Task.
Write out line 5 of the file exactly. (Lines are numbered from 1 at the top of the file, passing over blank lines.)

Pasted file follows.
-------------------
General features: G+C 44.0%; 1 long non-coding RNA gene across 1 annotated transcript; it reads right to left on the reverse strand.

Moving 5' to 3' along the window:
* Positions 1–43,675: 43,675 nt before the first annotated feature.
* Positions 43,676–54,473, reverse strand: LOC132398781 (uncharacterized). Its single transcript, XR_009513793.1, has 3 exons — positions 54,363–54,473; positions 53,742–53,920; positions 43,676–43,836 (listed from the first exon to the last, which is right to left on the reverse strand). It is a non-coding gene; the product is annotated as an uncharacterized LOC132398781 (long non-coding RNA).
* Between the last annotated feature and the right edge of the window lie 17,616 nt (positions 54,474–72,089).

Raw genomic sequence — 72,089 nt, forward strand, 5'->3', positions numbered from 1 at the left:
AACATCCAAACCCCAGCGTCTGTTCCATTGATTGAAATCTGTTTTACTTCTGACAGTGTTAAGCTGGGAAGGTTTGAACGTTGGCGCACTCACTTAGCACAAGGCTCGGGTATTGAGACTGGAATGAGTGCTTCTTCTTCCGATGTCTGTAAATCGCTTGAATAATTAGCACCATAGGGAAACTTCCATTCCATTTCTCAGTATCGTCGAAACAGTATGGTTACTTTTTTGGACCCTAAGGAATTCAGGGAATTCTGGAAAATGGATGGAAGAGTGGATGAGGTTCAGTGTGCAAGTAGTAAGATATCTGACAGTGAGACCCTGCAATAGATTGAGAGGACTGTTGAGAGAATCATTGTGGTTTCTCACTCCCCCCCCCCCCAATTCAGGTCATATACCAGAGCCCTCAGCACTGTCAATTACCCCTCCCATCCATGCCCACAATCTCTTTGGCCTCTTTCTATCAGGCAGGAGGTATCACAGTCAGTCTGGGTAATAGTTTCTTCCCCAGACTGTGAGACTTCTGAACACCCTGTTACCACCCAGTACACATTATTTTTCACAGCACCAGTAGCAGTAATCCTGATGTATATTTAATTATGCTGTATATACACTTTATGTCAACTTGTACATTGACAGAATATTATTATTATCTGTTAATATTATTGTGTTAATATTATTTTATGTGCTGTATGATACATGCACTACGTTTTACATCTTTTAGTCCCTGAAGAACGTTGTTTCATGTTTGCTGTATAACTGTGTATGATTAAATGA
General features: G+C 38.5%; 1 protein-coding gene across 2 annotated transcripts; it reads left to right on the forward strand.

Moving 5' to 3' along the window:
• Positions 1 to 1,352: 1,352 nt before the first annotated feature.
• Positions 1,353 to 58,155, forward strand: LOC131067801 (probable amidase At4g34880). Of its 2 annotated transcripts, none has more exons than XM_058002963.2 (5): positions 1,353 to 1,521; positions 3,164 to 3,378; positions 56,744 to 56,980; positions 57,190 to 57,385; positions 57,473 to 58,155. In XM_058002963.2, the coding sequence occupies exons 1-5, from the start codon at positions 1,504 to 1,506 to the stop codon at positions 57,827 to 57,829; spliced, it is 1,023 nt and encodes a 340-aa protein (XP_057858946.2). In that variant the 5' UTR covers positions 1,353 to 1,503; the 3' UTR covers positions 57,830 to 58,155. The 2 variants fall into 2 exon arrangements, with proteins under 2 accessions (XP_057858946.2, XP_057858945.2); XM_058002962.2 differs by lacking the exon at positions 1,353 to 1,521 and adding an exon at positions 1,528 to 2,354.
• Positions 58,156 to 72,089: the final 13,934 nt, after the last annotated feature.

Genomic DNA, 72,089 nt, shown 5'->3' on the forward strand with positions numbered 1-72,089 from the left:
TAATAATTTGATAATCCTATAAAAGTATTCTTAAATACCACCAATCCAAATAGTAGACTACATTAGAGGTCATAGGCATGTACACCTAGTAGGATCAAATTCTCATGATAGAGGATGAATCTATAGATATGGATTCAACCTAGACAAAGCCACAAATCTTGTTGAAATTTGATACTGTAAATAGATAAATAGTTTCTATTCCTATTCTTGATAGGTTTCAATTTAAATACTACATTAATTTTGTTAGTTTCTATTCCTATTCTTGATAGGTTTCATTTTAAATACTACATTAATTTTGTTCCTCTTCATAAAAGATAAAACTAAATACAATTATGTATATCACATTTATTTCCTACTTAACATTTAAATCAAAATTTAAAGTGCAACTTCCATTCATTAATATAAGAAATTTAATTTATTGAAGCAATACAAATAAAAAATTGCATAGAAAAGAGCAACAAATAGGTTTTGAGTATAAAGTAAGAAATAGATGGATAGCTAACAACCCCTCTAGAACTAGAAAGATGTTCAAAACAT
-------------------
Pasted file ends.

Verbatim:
* Between the last annotated feature and the right edge of the window lie 17,616 nt (positions 54,474–72,089).